With the demise of smart jewellery brands like Ringly, Wisewear and Vinaya it is natural to think that the "beautiful and intelligent" wearable tech accessory has reached the end of the line.
In fact, the fashion brands brands of yesteryear that came, conquered and exited stage left, still contributed valuable use cases that have pushed forward the evolution of intelligent jewellery. This, in turn, is leading to the emergence of new smart accessory startups working towards mainstream appeal. One of these is Sakhī which is aiming to be the Pandora of smart jewellery.
Charmed, I'm sure
Sakhī is pronounced 'Suhkhee' and means female friend in Sanskrit. It's a line of customisable, connected charm bracelets that will allow wearers to add beads and charms to match their attire, style or occasion. Expect to see it launch on Indiegogo in the coming months for around $200.
"Women like flexibility," founder Vivek Vaid told Wareable. "With Sakhī they can add charms and beads to their liking. They will no longer be limited to the constrained looks of smart wearables that are currently out there".
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The metal bracelet module will be available in matte black steel, polished steel, matte bronze and polished bronze, with a soft leather band that can be turned into a double wrap style with an extender. Each Sakhī will have two gems which hide smart buttons for the main functions.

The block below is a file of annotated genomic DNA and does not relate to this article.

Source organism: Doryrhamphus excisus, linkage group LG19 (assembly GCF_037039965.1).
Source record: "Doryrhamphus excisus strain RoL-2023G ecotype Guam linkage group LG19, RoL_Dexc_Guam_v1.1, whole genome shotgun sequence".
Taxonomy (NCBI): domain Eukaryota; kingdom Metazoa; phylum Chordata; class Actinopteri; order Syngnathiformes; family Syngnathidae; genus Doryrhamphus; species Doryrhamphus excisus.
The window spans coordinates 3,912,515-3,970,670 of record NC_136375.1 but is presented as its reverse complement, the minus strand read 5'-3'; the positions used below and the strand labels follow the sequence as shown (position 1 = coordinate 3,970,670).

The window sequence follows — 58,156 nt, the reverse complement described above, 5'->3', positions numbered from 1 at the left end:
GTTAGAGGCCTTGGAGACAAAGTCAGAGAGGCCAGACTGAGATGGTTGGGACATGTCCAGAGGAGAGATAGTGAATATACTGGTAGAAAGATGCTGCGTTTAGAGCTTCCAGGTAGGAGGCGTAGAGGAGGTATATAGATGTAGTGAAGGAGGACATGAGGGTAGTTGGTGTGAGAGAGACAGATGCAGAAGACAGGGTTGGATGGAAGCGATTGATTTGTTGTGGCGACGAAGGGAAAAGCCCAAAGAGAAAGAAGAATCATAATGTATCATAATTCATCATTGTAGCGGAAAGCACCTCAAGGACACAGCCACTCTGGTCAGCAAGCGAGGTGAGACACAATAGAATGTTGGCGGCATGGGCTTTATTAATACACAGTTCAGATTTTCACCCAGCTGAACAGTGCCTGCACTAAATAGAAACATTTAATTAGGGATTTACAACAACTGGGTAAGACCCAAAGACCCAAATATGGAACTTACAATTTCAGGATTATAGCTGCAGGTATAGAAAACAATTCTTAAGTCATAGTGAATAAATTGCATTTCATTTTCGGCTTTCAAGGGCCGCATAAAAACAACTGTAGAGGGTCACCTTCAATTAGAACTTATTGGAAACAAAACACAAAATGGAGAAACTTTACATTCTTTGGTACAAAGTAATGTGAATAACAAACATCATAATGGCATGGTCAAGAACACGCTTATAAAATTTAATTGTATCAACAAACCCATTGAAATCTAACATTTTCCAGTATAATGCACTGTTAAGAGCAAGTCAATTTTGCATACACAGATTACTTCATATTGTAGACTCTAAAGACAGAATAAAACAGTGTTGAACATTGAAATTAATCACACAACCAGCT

Targeting a wide age range of women from students to working professionals to 'senior' women, the Sakhī bracelet can be customised with most charms and beads from brands like Pandora, Chamilia, Biagi or Brighton – though it's worth noting there's no official partnerships with these brands. "With some wearables in the form of bracelets today there is no freedom of design, like a customisable bracelet with beads would have," said Vaid.
The startup behind Sakhī, Swarg Tech, is based in Michigan and it's interested in the Internet of Things beyond tech trinkets, with ambitions in the smart home, automotive and industrial domains. When it comes to wearable tech, its engineers want to build non-intrusive devices that add to the wearer's quality of life. So what can these tech charm bracelets actually do?
A safety conscious smart bracelet
Let's start with the basics. As you'd expect, this smart bracelet can let you know you've got smartphone alerts via a small clear crystal which you can program with custom colours – similar to Ringly in fact.
It's also an activity tracker and the smaller of its two main oval crystals/cabochons/gems can be set as a smart button for customised actions such as controlling music, taking selfies etc. Both opaque and translucent gem stones are planned – the latter able to display information via an OLED display but bringing battery life down from six to three days. Plus there's wireless charging on board.
Fashion and wearables